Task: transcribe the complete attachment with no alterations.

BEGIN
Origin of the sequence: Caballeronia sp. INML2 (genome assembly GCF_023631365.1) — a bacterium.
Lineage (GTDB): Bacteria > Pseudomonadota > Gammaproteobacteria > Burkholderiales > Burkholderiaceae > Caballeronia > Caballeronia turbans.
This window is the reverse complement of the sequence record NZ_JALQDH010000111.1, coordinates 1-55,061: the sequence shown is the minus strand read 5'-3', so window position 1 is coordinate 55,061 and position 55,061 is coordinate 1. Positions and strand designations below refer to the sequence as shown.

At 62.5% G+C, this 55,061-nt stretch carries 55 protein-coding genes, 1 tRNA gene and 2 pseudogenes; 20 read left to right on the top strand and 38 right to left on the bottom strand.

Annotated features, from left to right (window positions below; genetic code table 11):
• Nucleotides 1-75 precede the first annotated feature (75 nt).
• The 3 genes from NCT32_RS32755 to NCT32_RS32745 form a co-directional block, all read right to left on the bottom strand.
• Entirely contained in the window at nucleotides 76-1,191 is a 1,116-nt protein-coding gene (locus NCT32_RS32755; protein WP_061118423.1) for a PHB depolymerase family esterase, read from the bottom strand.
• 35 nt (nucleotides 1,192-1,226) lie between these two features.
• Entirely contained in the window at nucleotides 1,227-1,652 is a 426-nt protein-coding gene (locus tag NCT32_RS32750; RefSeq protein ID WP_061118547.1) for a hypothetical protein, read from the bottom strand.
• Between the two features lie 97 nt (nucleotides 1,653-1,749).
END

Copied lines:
Origin of the sequence: Caballeronia sp. INML2 (genome assembly GCF_023631365.1) — a bacterium.
Lineage (GTDB): Bacteria > Pseudomonadota > Gammaproteobacteria > Burkholderiales > Burkholderiaceae > Caballeronia > Caballeronia turbans.
This window is the reverse complement of the sequence record NZ_JALQDH010000111.1, coordinates 1-55,061: the sequence shown is the minus strand read 5'-3', so window position 1 is coordinate 55,061 and position 55,061 is coordinate 1. Positions and strand designations below refer to the sequence as shown.

At 62.5% G+C, this 55,061-nt stretch carries 55 protein-coding genes, 1 tRNA gene and 2 pseudogenes; 20 read left to right on the top strand and 38 right to left on the bottom strand.

Annotated features, from left to right (window positions below; genetic code table 11):
• Nucleotides 1-75 precede the first annotated feature (75 nt).
• The 3 genes from NCT32_RS32755 to NCT32_RS32745 form a co-directional block, all read right to left on the bottom strand.
• Entirely contained in the window at nucleotides 76-1,191 is a 1,116-nt protein-coding gene (locus NCT32_RS32755; protein WP_061118423.1) for a PHB depolymerase family esterase, read from the bottom strand.
• 35 nt (nucleotides 1,192-1,226) lie between these two features.
• Entirely contained in the window at nucleotides 1,227-1,652 is a 426-nt protein-coding gene (locus tag NCT32_RS32750; RefSeq protein ID WP_061118547.1) for a hypothetical protein, read from the bottom strand.
• Between the two features lie 97 nt (nucleotides 1,653-1,749).